Highfield Leadership Academy marked Holocaust Memorial Day with a week of activities to help deepen pupils’ understanding of this bleak period in history.
All pupils were engaged in activities across English, Drama, History, RE and PSHE that encouraged pupils to explore themes around persecution, tolerance and humanity.
Representatives of the Holocaust Memorial Trust and the Anne Frank Trust visited the school to deliver activities that engaged pupils in thought-provoking discussions and learning opportunities. Year 9 and 10 pupils took part in a workshop around accountability and the roles of different people in the story of Anne Frank.
A Kindertransport display in our main atrium helped pupils to appreciate how families were torn apart, with young children separated from their parents, not knowing if they would ever see them again.
Using the theme for this year’s Holocaust Memorial Day ‘The Power of Words’, all pupils studied the poem ‘Butterfly’ by Pavel Friedman and contributed to a symbolic window display of butterflies. In English lessons, groups analysed other poems and survivor accounts, and produced their own extended writing and poetry.
Our Head Boy and Head Girl team took a lead role in assemblies around Holocaust Memorial Day themes, exploring ‘The Power Of Words’ in ensuring that the stories of Holocaust victims are never forgotten.
Activities at Highfield Leadership Academy took place over the week leading up to Saturday 27 January. They aimed to highlight the significance of Holocaust Memorial Day as the nation remembered the six million Jewish people who perished in the Holocaust, and those who have lost their lies in subsequent genocides.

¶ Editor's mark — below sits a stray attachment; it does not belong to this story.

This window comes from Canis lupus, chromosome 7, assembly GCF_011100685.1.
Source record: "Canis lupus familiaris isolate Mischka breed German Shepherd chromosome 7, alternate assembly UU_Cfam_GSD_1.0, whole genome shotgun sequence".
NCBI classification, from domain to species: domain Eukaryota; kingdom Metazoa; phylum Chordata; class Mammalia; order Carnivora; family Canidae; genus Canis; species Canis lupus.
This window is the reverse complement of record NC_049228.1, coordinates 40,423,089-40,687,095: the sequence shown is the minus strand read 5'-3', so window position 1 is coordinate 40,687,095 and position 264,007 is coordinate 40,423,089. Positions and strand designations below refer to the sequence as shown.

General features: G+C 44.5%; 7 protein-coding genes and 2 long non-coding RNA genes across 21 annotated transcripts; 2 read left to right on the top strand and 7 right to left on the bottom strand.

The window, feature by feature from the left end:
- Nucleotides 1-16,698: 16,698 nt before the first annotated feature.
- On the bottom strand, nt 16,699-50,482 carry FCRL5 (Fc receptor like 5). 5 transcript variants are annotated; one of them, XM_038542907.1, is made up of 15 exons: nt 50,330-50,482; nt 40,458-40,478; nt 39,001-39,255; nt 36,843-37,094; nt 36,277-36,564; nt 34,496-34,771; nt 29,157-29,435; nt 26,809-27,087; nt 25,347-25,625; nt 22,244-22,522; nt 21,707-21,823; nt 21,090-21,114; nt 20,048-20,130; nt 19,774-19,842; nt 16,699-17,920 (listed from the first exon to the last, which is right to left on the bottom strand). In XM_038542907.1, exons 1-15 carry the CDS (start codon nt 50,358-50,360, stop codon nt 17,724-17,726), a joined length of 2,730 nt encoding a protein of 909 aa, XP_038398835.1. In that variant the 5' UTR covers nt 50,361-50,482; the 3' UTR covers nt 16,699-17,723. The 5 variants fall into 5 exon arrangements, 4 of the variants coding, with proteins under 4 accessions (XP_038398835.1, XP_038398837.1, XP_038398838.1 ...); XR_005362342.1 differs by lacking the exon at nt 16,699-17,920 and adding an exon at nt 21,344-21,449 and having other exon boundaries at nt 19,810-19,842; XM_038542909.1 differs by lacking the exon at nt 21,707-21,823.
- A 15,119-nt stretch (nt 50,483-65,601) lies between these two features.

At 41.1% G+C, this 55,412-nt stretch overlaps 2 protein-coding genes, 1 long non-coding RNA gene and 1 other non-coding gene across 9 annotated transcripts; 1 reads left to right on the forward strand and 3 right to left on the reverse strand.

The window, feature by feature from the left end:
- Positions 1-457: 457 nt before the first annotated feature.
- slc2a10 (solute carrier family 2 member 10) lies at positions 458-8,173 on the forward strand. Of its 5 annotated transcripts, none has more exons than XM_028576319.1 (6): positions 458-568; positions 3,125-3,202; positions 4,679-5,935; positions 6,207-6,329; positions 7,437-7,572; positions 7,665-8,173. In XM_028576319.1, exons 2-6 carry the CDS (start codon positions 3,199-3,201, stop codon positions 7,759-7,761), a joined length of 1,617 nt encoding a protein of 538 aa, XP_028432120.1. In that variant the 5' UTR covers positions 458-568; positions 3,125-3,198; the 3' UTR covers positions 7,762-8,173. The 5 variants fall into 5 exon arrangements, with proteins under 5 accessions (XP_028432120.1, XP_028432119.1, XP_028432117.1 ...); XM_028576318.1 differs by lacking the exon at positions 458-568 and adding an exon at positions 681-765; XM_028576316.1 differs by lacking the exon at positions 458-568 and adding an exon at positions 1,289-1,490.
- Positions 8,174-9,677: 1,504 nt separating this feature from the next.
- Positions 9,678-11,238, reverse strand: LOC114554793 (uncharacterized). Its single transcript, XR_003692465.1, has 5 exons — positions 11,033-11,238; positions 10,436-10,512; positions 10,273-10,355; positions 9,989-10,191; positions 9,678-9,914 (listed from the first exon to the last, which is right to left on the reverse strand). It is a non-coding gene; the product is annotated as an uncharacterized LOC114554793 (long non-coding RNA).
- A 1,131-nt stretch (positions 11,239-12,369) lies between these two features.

Rebecca Binns, Head of RE, said:
“Our Holocaust Memorial Week activities helped our pupils to develop a greater awareness of the world we live in, examining what has occurred and what is still occurring in some parts of the globe. We also aimed to inspire our pupils to consider how they can help change things for the better.”
Drama teacher Linda Mar added:
“Looking at the Holocaust from the angle of the Kindertransport made it more relatable for our pupils. My tutor group were gripped by the story of Renie Inow and could really appreciate the difficulties she had faced.”
German Renie Inow was just 10 years old when she was separated from her family and sent to live in England via the Kindertransport. She never saw her parents alive again, later learning that they had murdered by the Nazis. 88 year old Holocaust survivor Renie has been working with the Holocaust Memorial Trust to share her story as part of this year’s ‘The Power of Words’ campaign.
Year 9 pupil Joshua Brown commented:
“I felt sad that Renie had to leave her family without knowing what was happening to them.”